|The Dominican Republic is a middle-income developing country primarily
dependent on agriculture, trade, and services, especially tourism.
Although the service sector has recently overtaken agriculture as the
leading employer of Dominicans (due principally to growth in tourism,
energy, telecommunications, and Free Trade Zones), agriculture remains the
most important sector in terms of domestic consumption. Tourism accounts
for nearly $1.5 billion in annual earnings. Free Trade Zone earnings and
tourism are the fastest-growing export sectors. Remittances from
Dominicans living in the United States are estimated to total more than
$1.5 billion per year.
Following economic turmoil in the late 1980s and 1990, during which the GDP fell by up to 5% and consumer price inflation reached an unprecedented 100%, the Dominican Republic entered a period of high growth and moderate inflation. GDP in 2001 grew by only 3.0% following 5 straight years of growth above 7.0%. The inflation rate in 2001 was about 5%.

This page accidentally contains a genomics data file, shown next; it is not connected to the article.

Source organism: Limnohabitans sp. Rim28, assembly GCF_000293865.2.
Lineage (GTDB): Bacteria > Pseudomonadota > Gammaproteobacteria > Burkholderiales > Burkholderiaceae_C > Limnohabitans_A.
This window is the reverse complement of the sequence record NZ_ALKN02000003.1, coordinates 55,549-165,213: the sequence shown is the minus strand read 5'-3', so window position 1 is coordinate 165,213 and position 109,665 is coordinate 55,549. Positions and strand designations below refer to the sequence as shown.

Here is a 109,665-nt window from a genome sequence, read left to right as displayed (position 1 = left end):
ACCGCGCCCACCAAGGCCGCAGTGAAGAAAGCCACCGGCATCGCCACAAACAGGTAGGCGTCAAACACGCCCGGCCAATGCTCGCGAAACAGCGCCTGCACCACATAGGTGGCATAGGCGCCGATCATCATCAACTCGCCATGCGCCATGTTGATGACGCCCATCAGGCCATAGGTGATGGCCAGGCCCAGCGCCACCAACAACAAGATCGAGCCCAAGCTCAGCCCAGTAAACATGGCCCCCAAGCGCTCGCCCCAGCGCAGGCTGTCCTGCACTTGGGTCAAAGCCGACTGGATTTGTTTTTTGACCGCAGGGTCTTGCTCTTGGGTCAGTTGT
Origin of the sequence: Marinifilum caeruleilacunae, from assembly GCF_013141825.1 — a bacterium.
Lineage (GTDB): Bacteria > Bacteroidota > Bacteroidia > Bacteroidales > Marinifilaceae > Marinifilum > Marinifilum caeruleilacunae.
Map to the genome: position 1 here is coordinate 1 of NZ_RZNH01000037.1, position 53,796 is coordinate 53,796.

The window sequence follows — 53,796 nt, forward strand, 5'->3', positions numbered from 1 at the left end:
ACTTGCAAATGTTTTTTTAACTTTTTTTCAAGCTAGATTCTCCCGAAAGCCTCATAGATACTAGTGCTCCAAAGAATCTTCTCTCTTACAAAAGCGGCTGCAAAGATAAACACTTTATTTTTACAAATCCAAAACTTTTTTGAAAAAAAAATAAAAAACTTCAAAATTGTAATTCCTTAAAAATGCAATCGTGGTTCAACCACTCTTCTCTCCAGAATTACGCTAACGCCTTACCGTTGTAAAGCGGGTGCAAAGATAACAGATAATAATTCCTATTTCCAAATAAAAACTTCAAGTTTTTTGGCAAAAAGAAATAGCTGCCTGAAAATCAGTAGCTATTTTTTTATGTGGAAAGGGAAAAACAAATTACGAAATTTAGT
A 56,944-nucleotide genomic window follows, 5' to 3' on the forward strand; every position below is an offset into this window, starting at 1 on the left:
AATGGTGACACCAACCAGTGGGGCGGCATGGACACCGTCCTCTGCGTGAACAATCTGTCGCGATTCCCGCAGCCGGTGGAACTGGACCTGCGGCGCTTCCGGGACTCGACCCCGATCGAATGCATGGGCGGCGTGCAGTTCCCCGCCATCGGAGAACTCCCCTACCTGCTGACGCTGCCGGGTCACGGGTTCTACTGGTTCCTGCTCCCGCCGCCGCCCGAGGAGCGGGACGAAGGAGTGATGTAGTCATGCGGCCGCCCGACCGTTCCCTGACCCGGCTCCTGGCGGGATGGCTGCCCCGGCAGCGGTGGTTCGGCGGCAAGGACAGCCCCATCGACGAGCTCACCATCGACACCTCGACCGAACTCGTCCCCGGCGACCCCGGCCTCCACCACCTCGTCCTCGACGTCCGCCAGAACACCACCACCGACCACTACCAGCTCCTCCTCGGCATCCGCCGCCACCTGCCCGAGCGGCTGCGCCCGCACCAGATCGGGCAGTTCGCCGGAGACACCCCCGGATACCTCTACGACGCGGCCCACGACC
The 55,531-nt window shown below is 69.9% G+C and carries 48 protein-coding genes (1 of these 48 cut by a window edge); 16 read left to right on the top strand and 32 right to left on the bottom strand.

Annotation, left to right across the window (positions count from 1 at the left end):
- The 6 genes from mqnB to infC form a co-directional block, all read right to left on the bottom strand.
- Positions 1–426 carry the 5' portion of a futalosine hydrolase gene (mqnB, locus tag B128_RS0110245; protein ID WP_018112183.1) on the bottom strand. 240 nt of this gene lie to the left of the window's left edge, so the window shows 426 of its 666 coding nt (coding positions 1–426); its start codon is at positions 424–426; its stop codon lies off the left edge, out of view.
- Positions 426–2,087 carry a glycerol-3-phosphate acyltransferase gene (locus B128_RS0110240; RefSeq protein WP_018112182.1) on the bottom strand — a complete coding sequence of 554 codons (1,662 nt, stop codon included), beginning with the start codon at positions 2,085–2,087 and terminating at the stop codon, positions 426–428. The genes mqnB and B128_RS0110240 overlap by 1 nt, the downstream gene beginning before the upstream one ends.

Despite a widening merchandise trade deficit, tourism earnings and remittances have helped build foreign exchange reserves. The Dominican Republic is current on foreign private debt and has agreed to pay arrears of about $130 million to the U.S. Department of Agriculture's Commodity Credit Corporation. The government faces several economic policy challenges--high real interest rates, poor tax-collection rates, and reduced demand for Dominican exports due to the slowdown in the world economy. Years of tariff protection for domestic production have left the economy vulnerable in a rapidly integrating global economy.
GDP: purchasing power parity -
$48.3 billion (2000 est.)
SOURCES: The World Factbook, U.S. Department of State
Mother Earth Travel > Country Index > Dominican Republic > Map Economy History